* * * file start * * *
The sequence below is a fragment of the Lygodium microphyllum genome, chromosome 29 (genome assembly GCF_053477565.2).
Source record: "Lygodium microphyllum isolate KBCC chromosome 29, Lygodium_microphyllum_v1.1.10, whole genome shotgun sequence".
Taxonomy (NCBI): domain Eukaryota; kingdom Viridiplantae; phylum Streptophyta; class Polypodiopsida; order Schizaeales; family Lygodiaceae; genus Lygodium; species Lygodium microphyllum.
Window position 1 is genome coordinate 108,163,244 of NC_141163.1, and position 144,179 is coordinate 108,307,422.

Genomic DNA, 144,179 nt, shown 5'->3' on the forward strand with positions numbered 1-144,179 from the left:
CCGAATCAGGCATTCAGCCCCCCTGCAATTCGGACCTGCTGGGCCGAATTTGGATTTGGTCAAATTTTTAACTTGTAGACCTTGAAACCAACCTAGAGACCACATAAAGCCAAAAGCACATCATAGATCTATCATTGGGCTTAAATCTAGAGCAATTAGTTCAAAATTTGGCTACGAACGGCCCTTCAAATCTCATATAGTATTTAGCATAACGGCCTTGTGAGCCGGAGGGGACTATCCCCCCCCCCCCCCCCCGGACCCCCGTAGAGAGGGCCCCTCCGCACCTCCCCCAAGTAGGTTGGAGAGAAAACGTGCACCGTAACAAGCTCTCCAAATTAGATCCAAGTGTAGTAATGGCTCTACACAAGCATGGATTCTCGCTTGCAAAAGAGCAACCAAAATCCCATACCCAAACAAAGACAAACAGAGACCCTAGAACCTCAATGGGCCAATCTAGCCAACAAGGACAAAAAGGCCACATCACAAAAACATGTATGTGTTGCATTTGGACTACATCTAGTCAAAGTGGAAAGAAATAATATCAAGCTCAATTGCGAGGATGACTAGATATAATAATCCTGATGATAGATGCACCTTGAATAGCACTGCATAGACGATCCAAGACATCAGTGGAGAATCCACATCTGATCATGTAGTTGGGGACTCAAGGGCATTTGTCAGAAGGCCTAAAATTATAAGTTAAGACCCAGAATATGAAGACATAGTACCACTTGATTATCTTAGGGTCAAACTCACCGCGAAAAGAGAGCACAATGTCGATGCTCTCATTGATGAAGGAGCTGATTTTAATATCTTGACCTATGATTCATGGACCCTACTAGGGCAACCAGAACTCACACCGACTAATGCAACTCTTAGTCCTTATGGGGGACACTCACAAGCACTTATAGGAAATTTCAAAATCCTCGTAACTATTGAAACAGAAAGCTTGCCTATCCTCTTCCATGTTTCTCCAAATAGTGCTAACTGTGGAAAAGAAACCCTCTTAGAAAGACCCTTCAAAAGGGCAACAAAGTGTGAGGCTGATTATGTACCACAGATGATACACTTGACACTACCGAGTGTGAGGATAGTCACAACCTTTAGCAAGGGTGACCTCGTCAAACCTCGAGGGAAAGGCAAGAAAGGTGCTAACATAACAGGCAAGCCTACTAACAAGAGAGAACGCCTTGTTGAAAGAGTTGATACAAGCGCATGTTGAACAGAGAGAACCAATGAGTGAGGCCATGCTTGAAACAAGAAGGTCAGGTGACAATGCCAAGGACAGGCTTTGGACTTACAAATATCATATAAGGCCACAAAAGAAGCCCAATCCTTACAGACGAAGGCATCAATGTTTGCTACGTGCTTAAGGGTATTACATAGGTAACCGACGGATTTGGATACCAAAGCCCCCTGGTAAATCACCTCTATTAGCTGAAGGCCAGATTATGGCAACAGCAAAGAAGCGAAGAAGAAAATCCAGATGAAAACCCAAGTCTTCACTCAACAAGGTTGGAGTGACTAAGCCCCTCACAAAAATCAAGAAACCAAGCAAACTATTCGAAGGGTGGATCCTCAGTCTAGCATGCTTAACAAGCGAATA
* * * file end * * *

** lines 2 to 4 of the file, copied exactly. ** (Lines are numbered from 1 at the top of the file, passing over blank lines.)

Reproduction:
Source record: "Lygodium microphyllum isolate KBCC chromosome 29, Lygodium_microphyllum_v1.1.10, whole genome shotgun sequence".
Taxonomy (NCBI): domain Eukaryota; kingdom Viridiplantae; phylum Streptophyta; class Polypodiopsida; order Schizaeales; family Lygodiaceae; genus Lygodium; species Lygodium microphyllum.
Window position 1 is genome coordinate 108,163,244 of NC_141163.1, and position 144,179 is coordinate 108,307,422.